And why doesn't every team approach every game vs the Colts this way? And why did the Cardinals look like a completely different defense yesterday?

Can this all be written off as "trying harder because its the playoffs"?
NE Patriots, for one, have always played Manning like that, showing one thing at the 10 second mark, and a completely different scheme at 3-4 second mark.
 
Take your insight a step further, grasshopper...

You could see the Chargers changing the defense after Manning called plays with 5-10 seconds left.

In the earlier game you could see the Cardinals knowing exactly when to rush the passer.

How was the information that enabled these behaviors obtained?
It's obvious. The Cardinals have been illegally video-taping the Falcons' signals. How else could they possibly know when their opponent might pass? :coffee: :bye:

In all seriousness...Manning and the staff caught it and made an adjustment with no help from Madden. You think after a drive or two Manning didn't catch on that they were moving around to disguise coverage until the very last second? I think most every NFL QB would see that almost right away. Even after knowing that they were doing it, he might still let it go for a half just to see if they could keep it up or would get sloppy. His only alternative is to snap early with no idea what coverage they have called. And that only helps him if he randomly catches them out of position in a manner advantageous to him considering the play he has called. It's basically a game of chicken.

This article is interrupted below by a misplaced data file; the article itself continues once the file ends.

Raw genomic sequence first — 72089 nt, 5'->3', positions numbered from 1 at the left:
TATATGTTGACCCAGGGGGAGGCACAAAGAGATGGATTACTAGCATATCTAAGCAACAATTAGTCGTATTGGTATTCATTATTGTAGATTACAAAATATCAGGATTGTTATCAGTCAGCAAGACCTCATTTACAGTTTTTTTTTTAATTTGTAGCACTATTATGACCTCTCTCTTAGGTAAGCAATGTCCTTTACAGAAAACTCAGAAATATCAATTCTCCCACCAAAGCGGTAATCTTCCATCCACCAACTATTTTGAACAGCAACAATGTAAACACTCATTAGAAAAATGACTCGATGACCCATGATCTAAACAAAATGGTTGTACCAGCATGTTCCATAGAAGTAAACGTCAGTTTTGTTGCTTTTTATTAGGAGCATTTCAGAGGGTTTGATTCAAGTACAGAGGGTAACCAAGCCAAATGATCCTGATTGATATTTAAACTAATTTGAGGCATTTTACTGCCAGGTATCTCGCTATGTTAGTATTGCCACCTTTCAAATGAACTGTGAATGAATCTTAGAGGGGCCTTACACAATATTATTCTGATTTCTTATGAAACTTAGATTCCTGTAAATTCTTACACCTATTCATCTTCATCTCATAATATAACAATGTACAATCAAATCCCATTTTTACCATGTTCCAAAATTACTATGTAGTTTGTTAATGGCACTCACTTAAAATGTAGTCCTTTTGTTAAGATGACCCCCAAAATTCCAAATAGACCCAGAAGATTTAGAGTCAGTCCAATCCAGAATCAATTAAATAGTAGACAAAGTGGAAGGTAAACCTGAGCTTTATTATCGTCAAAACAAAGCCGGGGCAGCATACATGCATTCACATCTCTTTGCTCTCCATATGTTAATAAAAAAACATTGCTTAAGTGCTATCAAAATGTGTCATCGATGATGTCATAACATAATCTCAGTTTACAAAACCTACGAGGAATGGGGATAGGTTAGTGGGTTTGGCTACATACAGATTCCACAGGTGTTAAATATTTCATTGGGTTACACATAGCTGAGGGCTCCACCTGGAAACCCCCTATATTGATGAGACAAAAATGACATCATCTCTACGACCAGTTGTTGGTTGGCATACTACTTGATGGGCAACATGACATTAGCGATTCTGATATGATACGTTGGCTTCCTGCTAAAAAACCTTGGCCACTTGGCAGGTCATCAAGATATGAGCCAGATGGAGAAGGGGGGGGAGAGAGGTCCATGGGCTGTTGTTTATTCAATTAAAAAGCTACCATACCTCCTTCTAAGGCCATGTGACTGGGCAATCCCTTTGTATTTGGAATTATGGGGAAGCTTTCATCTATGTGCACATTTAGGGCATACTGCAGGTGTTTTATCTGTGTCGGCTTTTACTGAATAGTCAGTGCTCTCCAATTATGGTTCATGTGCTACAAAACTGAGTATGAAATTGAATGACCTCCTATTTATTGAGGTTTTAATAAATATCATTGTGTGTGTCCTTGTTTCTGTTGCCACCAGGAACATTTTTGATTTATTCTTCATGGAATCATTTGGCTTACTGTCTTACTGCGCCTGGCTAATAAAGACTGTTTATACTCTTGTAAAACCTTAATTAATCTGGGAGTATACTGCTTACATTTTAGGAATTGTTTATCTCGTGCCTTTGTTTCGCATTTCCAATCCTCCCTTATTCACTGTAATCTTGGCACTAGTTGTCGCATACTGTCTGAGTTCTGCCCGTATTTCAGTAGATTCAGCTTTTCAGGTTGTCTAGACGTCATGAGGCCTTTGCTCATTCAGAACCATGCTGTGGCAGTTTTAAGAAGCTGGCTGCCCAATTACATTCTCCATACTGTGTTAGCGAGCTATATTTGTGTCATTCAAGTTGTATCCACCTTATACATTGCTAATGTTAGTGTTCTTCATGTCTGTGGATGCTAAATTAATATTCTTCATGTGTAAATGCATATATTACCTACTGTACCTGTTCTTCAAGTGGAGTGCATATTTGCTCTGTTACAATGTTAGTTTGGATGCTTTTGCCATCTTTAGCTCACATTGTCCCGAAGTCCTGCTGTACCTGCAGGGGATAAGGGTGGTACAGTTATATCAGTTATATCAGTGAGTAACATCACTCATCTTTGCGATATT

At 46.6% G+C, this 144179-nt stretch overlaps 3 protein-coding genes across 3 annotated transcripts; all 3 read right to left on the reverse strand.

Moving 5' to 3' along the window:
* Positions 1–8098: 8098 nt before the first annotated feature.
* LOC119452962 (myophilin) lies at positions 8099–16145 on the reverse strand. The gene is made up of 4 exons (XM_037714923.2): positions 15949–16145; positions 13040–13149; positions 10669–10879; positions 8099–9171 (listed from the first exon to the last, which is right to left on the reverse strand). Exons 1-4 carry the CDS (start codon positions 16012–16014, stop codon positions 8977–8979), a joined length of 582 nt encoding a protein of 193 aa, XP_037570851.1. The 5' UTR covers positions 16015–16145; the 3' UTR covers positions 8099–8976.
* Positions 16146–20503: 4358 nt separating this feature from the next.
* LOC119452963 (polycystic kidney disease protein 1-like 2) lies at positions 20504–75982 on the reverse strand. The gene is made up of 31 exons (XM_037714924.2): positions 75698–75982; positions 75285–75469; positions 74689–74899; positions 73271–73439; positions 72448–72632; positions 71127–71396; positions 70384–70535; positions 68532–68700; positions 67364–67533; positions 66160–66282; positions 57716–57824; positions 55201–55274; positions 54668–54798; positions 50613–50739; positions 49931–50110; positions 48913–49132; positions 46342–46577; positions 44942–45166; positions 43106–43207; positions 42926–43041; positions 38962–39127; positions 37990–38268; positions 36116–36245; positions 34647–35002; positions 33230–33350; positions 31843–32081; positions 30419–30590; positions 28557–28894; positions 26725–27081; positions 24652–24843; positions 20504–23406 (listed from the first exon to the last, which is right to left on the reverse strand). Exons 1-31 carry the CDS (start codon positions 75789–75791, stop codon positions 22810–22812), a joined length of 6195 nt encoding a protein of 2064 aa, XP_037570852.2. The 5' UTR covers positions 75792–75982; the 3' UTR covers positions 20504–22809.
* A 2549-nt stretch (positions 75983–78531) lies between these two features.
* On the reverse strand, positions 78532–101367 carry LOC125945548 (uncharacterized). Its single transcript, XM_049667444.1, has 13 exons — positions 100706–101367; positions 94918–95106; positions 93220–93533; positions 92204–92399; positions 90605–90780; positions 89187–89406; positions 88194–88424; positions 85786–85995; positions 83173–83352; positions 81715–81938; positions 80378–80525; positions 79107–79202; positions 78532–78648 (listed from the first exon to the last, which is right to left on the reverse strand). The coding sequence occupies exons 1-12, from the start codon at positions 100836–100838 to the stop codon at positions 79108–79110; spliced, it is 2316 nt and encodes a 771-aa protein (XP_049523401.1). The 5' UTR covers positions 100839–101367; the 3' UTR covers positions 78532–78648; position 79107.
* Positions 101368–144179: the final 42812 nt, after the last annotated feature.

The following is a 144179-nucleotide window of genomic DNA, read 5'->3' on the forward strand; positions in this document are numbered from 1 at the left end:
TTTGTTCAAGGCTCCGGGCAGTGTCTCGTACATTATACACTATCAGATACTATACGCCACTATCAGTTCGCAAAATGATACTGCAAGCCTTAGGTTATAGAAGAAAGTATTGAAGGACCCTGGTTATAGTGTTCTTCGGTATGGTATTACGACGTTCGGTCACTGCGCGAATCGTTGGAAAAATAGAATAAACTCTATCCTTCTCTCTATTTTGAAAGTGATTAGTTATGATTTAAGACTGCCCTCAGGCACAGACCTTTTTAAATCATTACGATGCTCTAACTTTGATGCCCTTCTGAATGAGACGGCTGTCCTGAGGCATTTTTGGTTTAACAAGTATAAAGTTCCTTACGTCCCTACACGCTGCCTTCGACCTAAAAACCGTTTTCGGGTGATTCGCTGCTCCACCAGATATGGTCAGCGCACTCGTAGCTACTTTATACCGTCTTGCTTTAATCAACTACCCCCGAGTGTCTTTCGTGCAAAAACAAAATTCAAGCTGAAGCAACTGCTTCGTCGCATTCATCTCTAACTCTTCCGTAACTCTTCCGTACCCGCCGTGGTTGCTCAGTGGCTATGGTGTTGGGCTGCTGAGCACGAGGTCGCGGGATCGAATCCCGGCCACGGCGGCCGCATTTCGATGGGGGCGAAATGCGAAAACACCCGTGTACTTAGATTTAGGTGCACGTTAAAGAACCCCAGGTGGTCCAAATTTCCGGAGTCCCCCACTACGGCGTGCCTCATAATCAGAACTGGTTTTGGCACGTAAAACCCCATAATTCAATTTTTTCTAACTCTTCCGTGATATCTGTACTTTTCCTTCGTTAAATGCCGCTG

It's not so easy trying to get your play and package called, your personnel changed and your offense up to the line (and set with no motion violations) in 15-20 seconds. I can see how that type adjustment taking some half-time discussion with all parts of the offense including the OC getting on the same page. Whole pages of plays and personnel packages might be scrapped from the game plan to make that kind of adjustment. The impact alone on substitutions could be significant.

 
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Some time last season, or the season before, ESPN's Tuesday Morning Quarterback pointed out that the way to beat Peyton is to not settle into your defense until later than normal. Let him go through his "chicken dance" and the pointing, which is often meaningless, and just meander about and don't get into your final set until you have to. Whichever team did this that week really beat up on Manning.